March 09, 2004

Local News: The Public's Journalism

I've said it here and here and here, that local news is a newspaper's franchise to lose. It is the one distinguishing type of reporting and information that separates Your Local Times from the glut of news served up by Yahoo or Google.

The irony is that the greatest threat to newspapers' struggle for continued relevance may be not the new media companies, but members of the disenfranchised public who cannot find the news they want or need in their local paper so they're, to borrow from Scoop Nisker, going out and making some of their own.

That's what Jim Zellmer of Madison, Wis., is doing -- covering the local school board election online with candidate interviews, schedules and campaign finance reports.

This is participatory journalism, or as J.D. Lasica, Shayne Bowman and Chris Willis called it in a report for New Directions for News, "We Media." Writing for the story for the Online Journalism Review of this upswell of grassroots reporting, Lasica quoted San Jose Mercury News columnist Dan Gillmor:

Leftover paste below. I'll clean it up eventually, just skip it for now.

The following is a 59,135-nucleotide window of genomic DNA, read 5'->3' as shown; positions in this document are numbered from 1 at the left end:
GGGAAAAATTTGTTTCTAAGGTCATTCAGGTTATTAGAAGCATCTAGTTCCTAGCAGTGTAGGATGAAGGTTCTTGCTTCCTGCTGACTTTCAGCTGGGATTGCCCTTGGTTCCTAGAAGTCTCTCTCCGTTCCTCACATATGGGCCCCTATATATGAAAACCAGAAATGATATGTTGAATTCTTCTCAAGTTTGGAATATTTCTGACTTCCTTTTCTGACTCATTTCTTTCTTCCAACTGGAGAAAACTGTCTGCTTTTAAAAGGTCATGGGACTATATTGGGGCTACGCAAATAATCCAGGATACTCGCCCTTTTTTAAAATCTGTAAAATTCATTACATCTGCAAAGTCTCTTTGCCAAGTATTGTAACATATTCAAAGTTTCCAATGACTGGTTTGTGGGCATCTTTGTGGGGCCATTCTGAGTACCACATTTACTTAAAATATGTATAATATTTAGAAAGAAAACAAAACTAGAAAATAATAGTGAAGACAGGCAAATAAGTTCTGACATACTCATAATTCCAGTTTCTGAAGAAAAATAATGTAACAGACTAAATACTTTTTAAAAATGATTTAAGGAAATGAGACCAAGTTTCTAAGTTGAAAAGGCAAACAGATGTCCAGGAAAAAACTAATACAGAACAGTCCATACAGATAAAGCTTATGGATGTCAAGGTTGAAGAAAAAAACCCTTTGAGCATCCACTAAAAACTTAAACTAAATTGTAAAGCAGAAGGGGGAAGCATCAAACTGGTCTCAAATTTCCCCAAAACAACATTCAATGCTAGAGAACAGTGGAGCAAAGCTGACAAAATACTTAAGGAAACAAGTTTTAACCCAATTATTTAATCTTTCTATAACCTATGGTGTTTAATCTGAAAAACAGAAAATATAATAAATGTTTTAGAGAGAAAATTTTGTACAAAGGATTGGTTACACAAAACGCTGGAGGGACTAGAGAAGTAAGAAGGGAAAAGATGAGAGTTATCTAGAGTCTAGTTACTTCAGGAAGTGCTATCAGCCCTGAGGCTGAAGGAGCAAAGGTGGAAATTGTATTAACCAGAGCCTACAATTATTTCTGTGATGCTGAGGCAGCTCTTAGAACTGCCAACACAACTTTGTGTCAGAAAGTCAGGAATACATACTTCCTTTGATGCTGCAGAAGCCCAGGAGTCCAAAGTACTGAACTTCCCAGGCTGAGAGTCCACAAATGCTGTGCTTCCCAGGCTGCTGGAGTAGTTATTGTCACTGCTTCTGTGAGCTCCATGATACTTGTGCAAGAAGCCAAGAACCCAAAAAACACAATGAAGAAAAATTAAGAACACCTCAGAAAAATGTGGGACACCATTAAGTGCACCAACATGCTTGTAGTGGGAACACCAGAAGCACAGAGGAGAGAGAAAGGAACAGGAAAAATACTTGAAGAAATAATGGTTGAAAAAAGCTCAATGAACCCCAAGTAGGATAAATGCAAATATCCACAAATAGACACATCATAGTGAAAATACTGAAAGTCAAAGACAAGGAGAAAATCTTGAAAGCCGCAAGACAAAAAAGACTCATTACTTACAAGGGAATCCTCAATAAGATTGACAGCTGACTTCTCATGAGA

"It's about readers participating in the editorial process, and it's long overdue. People at the edges of the network are getting a chance to become more involved in traditional journalism by using many of the same tools of the trade. This is tomorrow's journalism, with professionals and gifted amateurs as partners." (Emphasis added).

This is traditional reporting, technology enabled and driven by one man's desire. As Jeff Jarvis said today, pointing to Zellmer's work: "All it takes is one citizen who cares... and a keyboard."

Imagine what a newspaper could do with many reporters and many keyboards if only it could break free of conventions dictating what it should do.

(Thanks to Gillmor and Jarvis).

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Posted by Tim Porter at March 9, 2004 06:26 AM